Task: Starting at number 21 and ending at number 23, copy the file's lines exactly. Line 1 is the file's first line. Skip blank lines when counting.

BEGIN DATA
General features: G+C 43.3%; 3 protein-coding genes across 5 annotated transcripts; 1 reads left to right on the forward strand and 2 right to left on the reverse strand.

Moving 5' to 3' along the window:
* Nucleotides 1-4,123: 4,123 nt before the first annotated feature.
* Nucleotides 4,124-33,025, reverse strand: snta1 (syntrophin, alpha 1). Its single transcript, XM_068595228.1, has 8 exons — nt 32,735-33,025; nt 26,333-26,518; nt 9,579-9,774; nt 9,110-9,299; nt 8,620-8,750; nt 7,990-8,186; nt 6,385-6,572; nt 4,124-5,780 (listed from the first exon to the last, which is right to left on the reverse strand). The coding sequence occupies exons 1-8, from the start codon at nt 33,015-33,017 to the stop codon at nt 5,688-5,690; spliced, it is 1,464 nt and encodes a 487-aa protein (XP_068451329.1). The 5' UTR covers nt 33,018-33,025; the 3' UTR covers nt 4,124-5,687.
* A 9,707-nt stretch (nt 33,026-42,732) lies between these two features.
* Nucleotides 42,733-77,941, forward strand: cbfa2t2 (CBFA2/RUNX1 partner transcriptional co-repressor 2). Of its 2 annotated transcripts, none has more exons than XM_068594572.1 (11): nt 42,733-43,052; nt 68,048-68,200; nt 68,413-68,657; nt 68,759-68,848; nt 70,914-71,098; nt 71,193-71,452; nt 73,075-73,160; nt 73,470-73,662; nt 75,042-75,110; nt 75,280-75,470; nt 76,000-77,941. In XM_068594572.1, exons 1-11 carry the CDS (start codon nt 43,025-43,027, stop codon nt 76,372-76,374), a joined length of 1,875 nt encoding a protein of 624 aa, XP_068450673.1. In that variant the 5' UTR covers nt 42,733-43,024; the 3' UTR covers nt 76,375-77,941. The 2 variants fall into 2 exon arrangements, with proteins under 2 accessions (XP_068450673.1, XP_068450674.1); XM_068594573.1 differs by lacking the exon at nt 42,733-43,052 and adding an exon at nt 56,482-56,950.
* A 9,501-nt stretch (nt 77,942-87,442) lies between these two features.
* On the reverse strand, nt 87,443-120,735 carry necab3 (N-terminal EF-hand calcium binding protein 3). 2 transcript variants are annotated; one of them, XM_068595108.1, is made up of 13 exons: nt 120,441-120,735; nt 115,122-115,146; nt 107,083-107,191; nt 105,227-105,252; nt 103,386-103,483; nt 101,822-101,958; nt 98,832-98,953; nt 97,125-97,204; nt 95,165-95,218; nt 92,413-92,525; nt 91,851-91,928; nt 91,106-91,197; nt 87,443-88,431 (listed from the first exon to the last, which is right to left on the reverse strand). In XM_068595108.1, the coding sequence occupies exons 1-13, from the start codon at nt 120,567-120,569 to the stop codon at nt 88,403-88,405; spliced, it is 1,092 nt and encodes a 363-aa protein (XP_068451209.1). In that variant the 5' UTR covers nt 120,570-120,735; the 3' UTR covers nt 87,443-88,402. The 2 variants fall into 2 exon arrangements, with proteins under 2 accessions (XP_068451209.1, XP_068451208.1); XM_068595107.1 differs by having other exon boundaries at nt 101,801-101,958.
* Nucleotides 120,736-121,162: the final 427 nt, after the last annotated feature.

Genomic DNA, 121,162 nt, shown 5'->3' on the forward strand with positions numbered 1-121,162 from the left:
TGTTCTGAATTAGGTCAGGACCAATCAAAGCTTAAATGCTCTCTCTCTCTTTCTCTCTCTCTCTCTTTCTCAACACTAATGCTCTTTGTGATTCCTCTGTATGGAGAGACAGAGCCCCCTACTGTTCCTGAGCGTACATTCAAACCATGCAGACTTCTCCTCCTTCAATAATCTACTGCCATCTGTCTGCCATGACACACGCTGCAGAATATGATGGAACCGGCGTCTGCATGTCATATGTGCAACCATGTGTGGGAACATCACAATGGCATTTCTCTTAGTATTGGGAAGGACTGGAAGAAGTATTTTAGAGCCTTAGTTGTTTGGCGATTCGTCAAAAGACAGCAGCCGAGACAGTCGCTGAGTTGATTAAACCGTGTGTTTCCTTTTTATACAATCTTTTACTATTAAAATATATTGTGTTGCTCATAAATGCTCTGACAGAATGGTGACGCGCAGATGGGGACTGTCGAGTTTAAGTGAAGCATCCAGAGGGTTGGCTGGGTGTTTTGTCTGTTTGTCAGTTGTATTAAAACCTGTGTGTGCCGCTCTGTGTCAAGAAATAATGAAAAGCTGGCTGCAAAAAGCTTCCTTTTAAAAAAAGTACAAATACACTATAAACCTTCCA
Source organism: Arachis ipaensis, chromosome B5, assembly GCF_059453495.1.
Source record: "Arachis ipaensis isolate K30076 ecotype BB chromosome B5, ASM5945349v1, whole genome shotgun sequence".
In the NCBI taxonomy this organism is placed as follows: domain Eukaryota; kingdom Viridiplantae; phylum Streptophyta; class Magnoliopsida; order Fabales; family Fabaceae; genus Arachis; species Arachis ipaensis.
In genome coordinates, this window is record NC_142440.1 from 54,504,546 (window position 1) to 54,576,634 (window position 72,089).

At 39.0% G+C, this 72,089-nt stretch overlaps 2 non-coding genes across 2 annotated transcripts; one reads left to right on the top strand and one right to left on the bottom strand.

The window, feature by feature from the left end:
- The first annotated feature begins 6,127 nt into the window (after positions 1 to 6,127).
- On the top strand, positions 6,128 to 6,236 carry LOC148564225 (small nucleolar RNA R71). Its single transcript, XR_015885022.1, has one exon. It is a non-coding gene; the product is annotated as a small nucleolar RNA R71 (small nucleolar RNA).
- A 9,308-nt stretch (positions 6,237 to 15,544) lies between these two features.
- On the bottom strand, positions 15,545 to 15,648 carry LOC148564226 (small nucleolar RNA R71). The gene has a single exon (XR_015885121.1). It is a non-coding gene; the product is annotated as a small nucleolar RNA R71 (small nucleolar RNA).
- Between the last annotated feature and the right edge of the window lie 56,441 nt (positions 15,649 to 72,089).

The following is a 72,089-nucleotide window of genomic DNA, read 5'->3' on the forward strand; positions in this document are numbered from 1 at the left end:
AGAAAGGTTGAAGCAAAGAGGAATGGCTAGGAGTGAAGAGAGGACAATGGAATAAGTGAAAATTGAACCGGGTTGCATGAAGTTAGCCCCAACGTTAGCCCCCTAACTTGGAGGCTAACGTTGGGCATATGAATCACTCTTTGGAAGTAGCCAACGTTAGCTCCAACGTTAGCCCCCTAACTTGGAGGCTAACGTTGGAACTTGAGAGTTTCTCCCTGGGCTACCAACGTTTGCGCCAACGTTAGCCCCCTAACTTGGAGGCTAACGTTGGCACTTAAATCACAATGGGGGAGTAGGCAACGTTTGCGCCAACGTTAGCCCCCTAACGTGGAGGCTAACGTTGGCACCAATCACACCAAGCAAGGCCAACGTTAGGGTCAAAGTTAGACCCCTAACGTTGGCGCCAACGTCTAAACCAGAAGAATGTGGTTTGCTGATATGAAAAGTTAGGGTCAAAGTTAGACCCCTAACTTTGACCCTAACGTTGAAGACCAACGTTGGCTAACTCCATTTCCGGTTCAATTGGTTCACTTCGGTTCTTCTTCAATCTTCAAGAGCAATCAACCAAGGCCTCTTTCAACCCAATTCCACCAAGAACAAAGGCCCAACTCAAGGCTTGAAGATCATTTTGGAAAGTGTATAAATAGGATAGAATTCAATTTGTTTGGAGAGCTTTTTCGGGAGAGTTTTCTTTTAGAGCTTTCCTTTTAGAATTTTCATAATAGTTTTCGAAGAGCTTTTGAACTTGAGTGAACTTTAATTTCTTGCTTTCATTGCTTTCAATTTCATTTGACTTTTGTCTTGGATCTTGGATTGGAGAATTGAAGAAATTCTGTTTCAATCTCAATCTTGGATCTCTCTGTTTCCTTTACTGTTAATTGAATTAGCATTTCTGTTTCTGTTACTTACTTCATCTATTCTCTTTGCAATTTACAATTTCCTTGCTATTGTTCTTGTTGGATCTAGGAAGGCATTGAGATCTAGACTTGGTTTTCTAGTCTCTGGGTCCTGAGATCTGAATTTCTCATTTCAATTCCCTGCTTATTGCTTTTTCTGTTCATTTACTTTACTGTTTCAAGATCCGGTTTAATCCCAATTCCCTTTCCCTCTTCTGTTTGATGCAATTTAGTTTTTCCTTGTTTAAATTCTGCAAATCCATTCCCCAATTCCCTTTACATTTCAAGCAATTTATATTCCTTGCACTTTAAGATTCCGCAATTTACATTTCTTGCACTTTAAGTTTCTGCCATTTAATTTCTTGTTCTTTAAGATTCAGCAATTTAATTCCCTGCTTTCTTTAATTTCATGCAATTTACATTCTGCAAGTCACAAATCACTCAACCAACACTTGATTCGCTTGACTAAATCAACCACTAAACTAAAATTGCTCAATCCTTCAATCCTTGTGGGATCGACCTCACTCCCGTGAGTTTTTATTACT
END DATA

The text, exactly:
- On the bottom strand, positions 15,545 to 15,648 carry LOC148564226 (small nucleolar RNA R71). The gene has a single exon (XR_015885121.1). It is a non-coding gene; the product is annotated as a small nucleolar RNA R71 (small nucleolar RNA).
- Between the last annotated feature and the right edge of the window lie 56,441 nt (positions 15,649 to 72,089).

The following is a 72,089-nucleotide window of genomic DNA, read 5'->3' on the forward strand; positions in this document are numbered from 1 at the left end: